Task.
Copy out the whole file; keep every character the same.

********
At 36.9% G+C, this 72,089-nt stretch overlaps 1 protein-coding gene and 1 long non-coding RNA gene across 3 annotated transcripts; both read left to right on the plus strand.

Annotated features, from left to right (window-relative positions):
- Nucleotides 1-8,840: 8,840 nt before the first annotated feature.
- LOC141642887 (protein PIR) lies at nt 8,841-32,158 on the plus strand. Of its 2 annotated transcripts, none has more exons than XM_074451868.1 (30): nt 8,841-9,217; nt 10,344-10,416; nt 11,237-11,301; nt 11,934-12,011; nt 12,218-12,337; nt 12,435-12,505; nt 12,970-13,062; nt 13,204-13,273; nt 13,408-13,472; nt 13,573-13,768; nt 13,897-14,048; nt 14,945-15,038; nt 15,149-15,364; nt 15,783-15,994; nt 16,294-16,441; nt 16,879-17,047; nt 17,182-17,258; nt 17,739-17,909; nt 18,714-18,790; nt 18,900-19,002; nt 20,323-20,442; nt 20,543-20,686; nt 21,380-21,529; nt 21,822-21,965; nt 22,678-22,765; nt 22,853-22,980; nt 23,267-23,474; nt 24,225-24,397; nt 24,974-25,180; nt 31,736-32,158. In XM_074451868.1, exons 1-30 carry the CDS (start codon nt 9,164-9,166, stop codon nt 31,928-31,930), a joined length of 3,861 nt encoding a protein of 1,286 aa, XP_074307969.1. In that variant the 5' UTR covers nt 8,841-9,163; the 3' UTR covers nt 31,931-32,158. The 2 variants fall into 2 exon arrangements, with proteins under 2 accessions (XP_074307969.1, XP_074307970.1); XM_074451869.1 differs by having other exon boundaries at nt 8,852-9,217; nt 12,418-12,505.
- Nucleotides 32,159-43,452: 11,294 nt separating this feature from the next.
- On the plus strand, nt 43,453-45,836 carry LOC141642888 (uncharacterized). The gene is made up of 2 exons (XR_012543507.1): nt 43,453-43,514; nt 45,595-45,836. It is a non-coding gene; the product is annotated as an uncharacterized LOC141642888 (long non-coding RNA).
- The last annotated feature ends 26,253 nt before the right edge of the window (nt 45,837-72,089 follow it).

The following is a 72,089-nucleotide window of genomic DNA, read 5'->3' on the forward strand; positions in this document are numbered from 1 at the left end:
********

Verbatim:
At 36.9% G+C, this 72,089-nt stretch overlaps 1 protein-coding gene and 1 long non-coding RNA gene across 3 annotated transcripts; both read left to right on the plus strand.

Annotated features, from left to right (window-relative positions):
- Nucleotides 1-8,840: 8,840 nt before the first annotated feature.
- LOC141642887 (protein PIR) lies at nt 8,841-32,158 on the plus strand. Of its 2 annotated transcripts, none has more exons than XM_074451868.1 (30): nt 8,841-9,217; nt 10,344-10,416; nt 11,237-11,301; nt 11,934-12,011; nt 12,218-12,337; nt 12,435-12,505; nt 12,970-13,062; nt 13,204-13,273; nt 13,408-13,472; nt 13,573-13,768; nt 13,897-14,048; nt 14,945-15,038; nt 15,149-15,364; nt 15,783-15,994; nt 16,294-16,441; nt 16,879-17,047; nt 17,182-17,258; nt 17,739-17,909; nt 18,714-18,790; nt 18,900-19,002; nt 20,323-20,442; nt 20,543-20,686; nt 21,380-21,529; nt 21,822-21,965; nt 22,678-22,765; nt 22,853-22,980; nt 23,267-23,474; nt 24,225-24,397; nt 24,974-25,180; nt 31,736-32,158. In XM_074451868.1, exons 1-30 carry the CDS (start codon nt 9,164-9,166, stop codon nt 31,928-31,930), a joined length of 3,861 nt encoding a protein of 1,286 aa, XP_074307969.1. In that variant the 5' UTR covers nt 8,841-9,163; the 3' UTR covers nt 31,931-32,158. The 2 variants fall into 2 exon arrangements, with proteins under 2 accessions (XP_074307969.1, XP_074307970.1); XM_074451869.1 differs by having other exon boundaries at nt 8,852-9,217; nt 12,418-12,505.
- Nucleotides 32,159-43,452: 11,294 nt separating this feature from the next.
- On the plus strand, nt 43,453-45,836 carry LOC141642888 (uncharacterized). The gene is made up of 2 exons (XR_012543507.1): nt 43,453-43,514; nt 45,595-45,836. It is a non-coding gene; the product is annotated as an uncharacterized LOC141642888 (long non-coding RNA).
- The last annotated feature ends 26,253 nt before the right edge of the window (nt 45,837-72,089 follow it).

The following is a 72,089-nucleotide window of genomic DNA, read 5'->3' on the forward strand; positions in this document are numbered from 1 at the left end: